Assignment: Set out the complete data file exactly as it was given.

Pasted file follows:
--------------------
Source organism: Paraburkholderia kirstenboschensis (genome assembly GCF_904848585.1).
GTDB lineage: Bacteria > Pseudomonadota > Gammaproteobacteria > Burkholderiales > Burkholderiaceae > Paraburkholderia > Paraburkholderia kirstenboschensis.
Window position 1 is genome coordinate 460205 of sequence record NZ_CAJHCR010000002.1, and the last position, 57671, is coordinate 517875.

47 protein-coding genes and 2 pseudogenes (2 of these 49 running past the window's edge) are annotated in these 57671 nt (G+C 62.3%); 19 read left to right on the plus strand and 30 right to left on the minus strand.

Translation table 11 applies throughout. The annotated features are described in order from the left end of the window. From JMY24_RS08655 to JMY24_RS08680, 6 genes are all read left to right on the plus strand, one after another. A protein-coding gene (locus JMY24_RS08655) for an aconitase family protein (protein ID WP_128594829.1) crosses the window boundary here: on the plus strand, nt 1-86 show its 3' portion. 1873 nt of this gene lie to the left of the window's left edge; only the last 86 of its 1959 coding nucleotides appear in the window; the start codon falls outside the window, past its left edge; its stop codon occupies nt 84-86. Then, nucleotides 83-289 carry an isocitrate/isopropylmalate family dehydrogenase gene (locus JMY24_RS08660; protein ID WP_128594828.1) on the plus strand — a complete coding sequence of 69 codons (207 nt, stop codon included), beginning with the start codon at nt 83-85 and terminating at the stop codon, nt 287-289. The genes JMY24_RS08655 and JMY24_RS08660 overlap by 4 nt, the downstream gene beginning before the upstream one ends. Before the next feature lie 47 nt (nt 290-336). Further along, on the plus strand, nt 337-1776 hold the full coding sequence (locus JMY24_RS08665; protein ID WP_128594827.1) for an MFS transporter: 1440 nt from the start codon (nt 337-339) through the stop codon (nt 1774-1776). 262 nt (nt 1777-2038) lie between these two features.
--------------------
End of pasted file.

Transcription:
Source organism: Paraburkholderia kirstenboschensis (genome assembly GCF_904848585.1).
GTDB lineage: Bacteria > Pseudomonadota > Gammaproteobacteria > Burkholderiales > Burkholderiaceae > Paraburkholderia > Paraburkholderia kirstenboschensis.
Window position 1 is genome coordinate 460205 of sequence record NZ_CAJHCR010000002.1, and the last position, 57671, is coordinate 517875.

47 protein-coding genes and 2 pseudogenes (2 of these 49 running past the window's edge) are annotated in these 57671 nt (G+C 62.3%); 19 read left to right on the plus strand and 30 right to left on the minus strand.

Translation table 11 applies throughout. The annotated features are described in order from the left end of the window. From JMY24_RS08655 to JMY24_RS08680, 6 genes are all read left to right on the plus strand, one after another. A protein-coding gene (locus JMY24_RS08655) for an aconitase family protein (protein ID WP_128594829.1) crosses the window boundary here: on the plus strand, nt 1-86 show its 3' portion. 1873 nt of this gene lie to the left of the window's left edge; only the last 86 of its 1959 coding nucleotides appear in the window; the start codon falls outside the window, past its left edge; its stop codon occupies nt 84-86. Then, nucleotides 83-289 carry an isocitrate/isopropylmalate family dehydrogenase gene (locus JMY24_RS08660; protein ID WP_128594828.1) on the plus strand — a complete coding sequence of 69 codons (207 nt, stop codon included), beginning with the start codon at nt 83-85 and terminating at the stop codon, nt 287-289. The genes JMY24_RS08655 and JMY24_RS08660 overlap by 4 nt, the downstream gene beginning before the upstream one ends. Before the next feature lie 47 nt (nt 290-336). Further along, on the plus strand, nt 337-1776 hold the full coding sequence (locus JMY24_RS08665; protein ID WP_128594827.1) for an MFS transporter: 1440 nt from the start codon (nt 337-339) through the stop codon (nt 1774-1776). 262 nt (nt 1777-2038) lie between these two features.